By virtue of the completed work of Christ, the Bible refers to believers as part of the royal priesthood. Each and every person who is a follower of Christ has been granted unfettered access to the presence of God. We do not need a human priest any longer to intercede for us or mediate on our behalf with the Father. Instead, we can have an intimate personal relationship with our Father and His Son.

Why does the priesthood of the believer matter practically?

We have looked at what a priest is and how local church members became part of the priesthood. Now we have to consider the question, why does the priesthood of the believer matter practically? There are three practical reasons that the priesthood of every believer matters.

First, the priesthood of the believer matters practically because of our spiritual growth. Prior to Christ’s work on the cross, man’s spiritual growth was mediated through a priest. Now that Christ has administered access for mankind to enter into God’s presence through His blood, we are able to grow personally. This personal growth happens through being able to confess our sins directly to God (1 John 1:9). Also, our personal growth happens spiritually through Bible study. Because believers are indwelt with the Spirit of God, we are able to understand and apply the Bible as the Spirit illuminates our minds.

Second, the priesthood of the believer matters practically because it reinforces that man is an insufficient mediator between God and man. Scripture teaches that there is only one mediator between God and man, and that mediator is Jesus (1 Timothy 2:5). Because of this teaching, we are reminded of our desperate need for Jesus. If our hope is in Jesus, then our future is secure. If our hope is placed in man, then our future is damnation. Only Christ is able to be our all-sufficient mediator.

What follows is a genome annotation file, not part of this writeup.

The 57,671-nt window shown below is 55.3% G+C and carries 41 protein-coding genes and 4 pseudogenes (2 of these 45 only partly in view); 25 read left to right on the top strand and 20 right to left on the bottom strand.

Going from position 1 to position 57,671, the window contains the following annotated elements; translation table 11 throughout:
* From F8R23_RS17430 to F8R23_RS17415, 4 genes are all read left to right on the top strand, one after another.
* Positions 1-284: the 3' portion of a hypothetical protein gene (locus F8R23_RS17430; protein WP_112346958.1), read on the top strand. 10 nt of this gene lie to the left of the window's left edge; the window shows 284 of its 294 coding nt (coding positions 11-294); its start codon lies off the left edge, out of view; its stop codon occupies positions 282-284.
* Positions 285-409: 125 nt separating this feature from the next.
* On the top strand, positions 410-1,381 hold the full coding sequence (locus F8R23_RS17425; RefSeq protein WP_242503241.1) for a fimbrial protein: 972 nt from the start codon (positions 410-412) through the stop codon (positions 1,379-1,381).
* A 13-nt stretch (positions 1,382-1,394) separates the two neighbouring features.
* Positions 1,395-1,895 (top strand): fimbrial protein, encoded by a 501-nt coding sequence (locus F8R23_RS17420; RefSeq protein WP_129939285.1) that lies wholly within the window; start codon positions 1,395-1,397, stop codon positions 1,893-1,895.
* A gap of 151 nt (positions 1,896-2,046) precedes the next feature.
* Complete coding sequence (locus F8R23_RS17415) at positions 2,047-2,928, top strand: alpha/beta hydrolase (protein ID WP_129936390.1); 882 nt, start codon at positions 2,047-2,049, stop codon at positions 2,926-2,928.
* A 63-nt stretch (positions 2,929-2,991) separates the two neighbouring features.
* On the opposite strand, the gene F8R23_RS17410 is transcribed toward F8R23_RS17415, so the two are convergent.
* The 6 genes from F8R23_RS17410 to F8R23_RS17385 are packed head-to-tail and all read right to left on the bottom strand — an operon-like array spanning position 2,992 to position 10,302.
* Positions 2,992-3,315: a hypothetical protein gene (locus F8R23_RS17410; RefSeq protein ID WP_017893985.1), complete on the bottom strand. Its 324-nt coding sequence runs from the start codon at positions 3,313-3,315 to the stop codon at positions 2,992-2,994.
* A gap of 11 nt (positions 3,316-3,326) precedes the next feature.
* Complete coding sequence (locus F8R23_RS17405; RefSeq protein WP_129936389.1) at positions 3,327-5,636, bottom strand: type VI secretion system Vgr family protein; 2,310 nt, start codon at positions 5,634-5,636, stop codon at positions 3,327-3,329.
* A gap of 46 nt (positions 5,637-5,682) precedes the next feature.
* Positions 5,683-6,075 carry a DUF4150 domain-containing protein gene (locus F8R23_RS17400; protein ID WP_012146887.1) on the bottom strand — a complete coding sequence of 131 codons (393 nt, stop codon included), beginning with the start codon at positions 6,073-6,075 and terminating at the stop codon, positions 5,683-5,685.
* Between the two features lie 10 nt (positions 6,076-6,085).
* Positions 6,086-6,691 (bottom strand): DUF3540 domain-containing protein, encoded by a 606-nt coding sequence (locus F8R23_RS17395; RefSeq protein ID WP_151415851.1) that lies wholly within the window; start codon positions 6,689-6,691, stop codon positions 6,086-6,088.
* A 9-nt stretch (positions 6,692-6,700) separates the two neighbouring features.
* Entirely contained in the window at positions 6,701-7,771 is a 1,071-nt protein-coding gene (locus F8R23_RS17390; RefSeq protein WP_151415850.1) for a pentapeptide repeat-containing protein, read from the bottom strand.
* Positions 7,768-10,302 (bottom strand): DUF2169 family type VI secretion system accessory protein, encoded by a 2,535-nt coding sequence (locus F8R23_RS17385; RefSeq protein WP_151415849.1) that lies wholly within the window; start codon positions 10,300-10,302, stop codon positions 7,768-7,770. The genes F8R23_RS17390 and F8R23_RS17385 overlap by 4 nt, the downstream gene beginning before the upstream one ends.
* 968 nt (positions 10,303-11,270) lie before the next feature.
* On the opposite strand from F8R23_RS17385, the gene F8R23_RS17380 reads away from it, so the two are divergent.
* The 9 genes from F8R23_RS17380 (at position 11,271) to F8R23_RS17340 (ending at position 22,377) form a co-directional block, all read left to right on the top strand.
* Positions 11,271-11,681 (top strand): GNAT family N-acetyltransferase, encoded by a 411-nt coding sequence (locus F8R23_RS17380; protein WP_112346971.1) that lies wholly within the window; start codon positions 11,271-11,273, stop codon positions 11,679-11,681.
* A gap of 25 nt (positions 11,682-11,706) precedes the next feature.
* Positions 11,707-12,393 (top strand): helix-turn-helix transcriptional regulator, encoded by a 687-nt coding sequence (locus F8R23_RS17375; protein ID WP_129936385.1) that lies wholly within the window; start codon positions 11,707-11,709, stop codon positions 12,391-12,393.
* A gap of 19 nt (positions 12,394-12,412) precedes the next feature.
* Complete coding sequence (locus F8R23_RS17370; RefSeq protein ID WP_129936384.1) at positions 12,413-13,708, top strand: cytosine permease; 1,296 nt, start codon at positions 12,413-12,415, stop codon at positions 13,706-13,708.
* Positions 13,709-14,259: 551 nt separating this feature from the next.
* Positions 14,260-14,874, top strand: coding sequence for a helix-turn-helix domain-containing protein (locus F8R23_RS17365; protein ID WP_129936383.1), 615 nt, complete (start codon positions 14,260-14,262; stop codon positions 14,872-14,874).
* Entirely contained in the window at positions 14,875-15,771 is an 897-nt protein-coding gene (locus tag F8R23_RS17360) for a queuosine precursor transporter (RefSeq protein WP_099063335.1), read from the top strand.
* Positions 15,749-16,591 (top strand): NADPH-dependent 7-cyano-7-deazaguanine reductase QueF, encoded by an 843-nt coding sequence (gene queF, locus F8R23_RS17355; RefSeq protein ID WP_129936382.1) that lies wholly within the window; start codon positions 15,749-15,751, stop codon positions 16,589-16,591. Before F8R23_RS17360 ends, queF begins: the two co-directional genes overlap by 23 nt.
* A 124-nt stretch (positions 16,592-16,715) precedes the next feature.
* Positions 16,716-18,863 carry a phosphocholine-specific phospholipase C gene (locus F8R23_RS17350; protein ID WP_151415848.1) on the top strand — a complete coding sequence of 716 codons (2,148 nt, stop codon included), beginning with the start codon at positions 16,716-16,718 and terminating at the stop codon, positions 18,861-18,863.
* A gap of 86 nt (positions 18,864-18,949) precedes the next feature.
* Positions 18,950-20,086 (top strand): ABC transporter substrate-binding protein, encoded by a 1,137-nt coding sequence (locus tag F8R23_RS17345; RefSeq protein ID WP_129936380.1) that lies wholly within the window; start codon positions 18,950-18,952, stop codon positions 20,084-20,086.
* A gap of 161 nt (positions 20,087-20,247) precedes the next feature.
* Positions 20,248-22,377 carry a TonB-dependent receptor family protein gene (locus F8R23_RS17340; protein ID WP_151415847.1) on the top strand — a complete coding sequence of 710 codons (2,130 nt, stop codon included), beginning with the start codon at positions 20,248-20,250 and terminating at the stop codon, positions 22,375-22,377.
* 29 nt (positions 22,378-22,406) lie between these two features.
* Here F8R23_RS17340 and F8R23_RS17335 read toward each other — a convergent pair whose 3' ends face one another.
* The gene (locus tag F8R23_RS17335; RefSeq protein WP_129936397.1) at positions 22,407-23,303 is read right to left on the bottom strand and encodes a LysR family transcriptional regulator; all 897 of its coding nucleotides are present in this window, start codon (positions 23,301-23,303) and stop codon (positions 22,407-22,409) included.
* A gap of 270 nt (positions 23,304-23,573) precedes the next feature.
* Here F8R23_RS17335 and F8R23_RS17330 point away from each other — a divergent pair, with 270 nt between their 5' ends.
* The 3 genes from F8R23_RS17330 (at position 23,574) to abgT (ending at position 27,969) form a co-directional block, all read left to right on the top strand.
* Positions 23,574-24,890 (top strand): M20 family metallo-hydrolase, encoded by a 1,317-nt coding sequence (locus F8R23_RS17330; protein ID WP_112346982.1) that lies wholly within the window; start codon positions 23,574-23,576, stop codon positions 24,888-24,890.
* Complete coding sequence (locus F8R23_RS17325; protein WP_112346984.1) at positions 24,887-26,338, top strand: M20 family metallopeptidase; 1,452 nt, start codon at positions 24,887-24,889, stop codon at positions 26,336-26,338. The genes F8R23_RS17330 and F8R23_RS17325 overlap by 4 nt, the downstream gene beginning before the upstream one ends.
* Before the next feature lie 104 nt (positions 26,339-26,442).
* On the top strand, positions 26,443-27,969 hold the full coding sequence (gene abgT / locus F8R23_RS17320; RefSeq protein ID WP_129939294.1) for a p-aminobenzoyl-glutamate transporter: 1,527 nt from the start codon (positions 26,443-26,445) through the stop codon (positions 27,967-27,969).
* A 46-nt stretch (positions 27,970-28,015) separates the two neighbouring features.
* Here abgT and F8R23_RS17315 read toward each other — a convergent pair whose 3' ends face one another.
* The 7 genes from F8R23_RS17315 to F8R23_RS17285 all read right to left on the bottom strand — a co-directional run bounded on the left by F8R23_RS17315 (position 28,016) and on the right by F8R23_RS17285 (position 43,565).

Third, the priesthood of the believer matters practically because it does not elevate clergy above church members. In the Old Testament, the priests were in a sense hierarchically more important than the people. This was due to the fact that they were the mediators of the covenant. Now, due to the completed work of Christ, all Christians are deemed part of the priesthood. Therefore, any offices of the church are not to be viewed as being more significant. Church members and pastors are equal. They both have equal access to God through Christ’s atonement.

Too often, church members do not understand the access they have by prayer to God. Many times, I am asked as a pastor to pray for a specific situation. While I am more than pleased to pray with any church member, what is typically implied by the request is that I have some type of access to God that is greater than a church member. The doctrine of the priesthood of the believer would repudiate such thinking. Pastors do not have any greater access to God than a church member has to God. Both are equal.

The "Distinctly Baptist" series will also be on the Text-Driven Podcast. You can listen to the Text-Driven Podcast on Spotify, Apple Podcasts, or at